Keith works for the Caribbean Community Climate Change Centre (CCCCC) in Belize, Hailo at the CRDB Bank in Tanzania and Tantra is based at PT SMI in Indonesia. What do they and 60 other accountability practitioners have in common? All of them are part of a Grievance Redress Mechanism (GRM) in one of the 59 Direct Access Entities of the Green Climate Fund (GCF). They are responsible for handling complaints by people and communities negatively affected by projects of their parent institution funded by the GCF. Furthermore, they all have attended this year’s online training on GRMs conducted by the Independent Redress Mechanism (IRM) of the GCF. Keith, Hailo, and Tantra were three out of many others who learned more about operating, establishing, and improving a GRM. At the end of the training, they also received a prestigious certificate signed by the Harvard-MIT Public Disputes Program. What aspects did this online course include? Why was it conducted by the IRM, and how does the IRM ensure continuous learning beyond the course period?
Capacity Building Mandate
Under its terms of reference, the IRM is mandated to build the capacity of GRMs of the GCF’s Direct Access Entities. Since those institutions all operate under different contexts and have various levels of expertise and experience, building the capacity of their staff is both a challenge and an opportunity. Initially, the IRM had planned a large conference in the beginning of 2020 including trainings for those GRMs. Due to the ongoing pandemic and the related travel restrictions, the IRM decided to adjust its initial plans and offer trainings in a new – fully virtual – format. The new approach consisted of self-learning elements, guided instruction through the IRM’s online learning modules and live sessions with industry leaders. Since the GCF’s Direct Access Entities are based in many different regions around the globe, the IRM offered its training course to three different cohorts – Latin America and the Caribbean, Africa as well as Asia and the Pacific.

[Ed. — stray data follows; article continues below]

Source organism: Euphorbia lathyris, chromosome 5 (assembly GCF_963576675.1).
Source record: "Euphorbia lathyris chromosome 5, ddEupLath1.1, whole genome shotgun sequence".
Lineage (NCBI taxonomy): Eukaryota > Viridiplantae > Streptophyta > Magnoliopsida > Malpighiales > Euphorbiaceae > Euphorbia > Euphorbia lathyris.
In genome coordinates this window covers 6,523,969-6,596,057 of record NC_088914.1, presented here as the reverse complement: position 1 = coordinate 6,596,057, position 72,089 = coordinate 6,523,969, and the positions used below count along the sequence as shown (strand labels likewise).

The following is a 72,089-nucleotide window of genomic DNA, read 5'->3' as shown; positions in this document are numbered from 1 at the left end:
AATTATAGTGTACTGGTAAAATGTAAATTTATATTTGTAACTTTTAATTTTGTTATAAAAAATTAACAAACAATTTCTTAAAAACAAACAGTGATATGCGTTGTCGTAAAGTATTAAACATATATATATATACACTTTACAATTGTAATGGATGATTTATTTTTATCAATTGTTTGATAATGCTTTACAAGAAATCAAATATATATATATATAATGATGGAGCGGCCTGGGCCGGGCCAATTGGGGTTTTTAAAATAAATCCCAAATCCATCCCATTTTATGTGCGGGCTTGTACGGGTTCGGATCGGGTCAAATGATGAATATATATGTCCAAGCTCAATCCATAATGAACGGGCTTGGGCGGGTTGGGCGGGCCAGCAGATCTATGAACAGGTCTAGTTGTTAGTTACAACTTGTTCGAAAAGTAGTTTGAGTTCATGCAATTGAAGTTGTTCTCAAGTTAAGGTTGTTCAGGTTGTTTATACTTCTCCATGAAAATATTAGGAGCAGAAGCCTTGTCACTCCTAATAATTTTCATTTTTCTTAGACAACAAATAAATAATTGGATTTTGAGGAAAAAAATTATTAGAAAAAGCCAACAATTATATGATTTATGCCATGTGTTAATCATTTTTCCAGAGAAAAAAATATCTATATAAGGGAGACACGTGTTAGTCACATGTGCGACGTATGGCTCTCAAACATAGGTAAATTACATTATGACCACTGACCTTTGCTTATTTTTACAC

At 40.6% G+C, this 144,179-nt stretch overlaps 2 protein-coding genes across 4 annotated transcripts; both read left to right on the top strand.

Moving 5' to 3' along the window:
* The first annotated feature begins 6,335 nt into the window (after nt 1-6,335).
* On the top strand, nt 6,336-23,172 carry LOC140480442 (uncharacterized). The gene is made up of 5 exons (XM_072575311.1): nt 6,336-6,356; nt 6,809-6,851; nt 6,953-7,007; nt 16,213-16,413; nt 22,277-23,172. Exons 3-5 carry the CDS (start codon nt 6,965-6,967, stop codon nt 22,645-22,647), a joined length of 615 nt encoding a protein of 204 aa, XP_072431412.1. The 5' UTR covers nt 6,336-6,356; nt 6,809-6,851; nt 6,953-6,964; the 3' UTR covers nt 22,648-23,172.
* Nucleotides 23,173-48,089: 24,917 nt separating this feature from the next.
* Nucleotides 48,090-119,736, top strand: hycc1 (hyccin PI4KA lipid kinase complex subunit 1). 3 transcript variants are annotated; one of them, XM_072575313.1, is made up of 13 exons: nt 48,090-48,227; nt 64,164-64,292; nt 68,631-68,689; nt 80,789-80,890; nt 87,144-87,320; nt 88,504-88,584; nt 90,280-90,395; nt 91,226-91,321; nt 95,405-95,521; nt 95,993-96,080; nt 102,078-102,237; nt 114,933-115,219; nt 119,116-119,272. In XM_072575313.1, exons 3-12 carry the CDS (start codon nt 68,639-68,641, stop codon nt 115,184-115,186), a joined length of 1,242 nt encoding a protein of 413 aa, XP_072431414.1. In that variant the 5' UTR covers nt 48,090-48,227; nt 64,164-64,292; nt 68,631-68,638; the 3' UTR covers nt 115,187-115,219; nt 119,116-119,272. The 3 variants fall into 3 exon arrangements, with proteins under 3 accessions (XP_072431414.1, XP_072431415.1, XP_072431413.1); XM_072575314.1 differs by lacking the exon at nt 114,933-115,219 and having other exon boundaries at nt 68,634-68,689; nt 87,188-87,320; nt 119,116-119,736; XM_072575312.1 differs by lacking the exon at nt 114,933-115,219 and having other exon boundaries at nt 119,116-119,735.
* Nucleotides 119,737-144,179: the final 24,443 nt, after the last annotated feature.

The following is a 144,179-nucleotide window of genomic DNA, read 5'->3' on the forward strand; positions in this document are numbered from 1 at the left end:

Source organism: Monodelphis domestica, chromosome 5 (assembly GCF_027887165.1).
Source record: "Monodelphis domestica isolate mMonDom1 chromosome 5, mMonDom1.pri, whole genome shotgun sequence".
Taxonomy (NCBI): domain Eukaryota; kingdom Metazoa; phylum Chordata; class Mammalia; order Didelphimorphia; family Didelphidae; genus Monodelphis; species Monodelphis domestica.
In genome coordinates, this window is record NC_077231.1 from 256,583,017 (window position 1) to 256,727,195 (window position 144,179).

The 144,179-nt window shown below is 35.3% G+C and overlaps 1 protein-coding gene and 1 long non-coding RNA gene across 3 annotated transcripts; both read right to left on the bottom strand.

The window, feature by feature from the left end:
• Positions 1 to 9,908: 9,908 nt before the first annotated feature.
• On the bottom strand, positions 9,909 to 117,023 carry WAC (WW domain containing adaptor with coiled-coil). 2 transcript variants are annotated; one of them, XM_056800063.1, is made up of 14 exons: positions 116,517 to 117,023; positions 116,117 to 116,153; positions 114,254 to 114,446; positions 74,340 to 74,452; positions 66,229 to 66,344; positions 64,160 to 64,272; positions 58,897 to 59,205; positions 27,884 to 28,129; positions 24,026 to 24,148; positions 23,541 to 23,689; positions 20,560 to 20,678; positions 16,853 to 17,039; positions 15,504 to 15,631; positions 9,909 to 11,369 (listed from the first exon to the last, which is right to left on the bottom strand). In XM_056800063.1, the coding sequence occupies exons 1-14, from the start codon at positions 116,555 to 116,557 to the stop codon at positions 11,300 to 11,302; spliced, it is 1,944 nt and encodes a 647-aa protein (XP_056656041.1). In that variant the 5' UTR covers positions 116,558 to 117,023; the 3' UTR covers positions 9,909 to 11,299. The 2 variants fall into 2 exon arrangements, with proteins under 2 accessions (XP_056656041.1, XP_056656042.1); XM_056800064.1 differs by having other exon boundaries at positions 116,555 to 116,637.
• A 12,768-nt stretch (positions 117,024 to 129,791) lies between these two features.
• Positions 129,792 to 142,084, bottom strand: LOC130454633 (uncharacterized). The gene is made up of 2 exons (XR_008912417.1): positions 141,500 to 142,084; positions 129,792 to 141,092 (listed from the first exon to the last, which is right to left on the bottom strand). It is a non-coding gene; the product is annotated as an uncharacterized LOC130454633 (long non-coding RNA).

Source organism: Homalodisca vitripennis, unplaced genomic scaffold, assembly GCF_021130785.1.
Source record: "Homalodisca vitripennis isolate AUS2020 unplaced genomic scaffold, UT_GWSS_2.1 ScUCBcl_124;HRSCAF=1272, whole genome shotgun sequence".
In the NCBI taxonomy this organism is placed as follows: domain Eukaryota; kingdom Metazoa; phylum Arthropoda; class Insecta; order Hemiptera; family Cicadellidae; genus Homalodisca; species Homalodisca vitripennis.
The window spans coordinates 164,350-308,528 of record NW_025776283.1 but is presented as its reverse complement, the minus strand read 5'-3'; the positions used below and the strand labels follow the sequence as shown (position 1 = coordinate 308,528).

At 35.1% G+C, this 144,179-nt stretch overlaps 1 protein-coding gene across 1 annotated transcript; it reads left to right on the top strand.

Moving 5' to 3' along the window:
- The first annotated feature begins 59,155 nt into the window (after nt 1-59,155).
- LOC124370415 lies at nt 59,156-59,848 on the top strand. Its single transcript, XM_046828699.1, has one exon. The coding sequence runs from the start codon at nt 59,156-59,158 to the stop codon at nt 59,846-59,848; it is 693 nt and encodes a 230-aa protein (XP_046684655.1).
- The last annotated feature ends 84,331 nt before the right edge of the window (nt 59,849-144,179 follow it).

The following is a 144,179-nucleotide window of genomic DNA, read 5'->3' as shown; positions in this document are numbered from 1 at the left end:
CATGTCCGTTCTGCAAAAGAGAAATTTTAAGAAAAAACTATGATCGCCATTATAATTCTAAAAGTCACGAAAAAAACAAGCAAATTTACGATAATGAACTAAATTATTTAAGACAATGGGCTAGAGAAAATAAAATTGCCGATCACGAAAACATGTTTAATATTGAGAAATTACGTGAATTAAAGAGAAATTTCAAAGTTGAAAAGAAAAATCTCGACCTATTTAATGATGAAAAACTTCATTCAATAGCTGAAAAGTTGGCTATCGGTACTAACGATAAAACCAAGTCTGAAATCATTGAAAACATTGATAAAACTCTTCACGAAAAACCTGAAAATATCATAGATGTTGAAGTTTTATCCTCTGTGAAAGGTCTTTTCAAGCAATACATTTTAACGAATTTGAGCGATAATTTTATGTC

Latin America/Caribbean – Africa – Asia/Pacific
In total over 60 participants from 40 countries attended the course, lasting four weeks for each region. Every week, the GRM representatives needed to complete at least two modules of the online training and attend up to two live sessions. The workshops followed a participatory approach including breakout groups, discussions, polls and other interactive elements. Furthermore, interpretation services for the languages French and Spanish were provided to enhance the level of engagement among the participants. All groups were characterized by great diversity - the participants had various backgrounds, worked in different areas and had varying experiences about accountability and grievance redress. However, they all had one goal in common – learning from each other and improving their GRM on different levels.
A… Accountability to Z…Zero Tolerance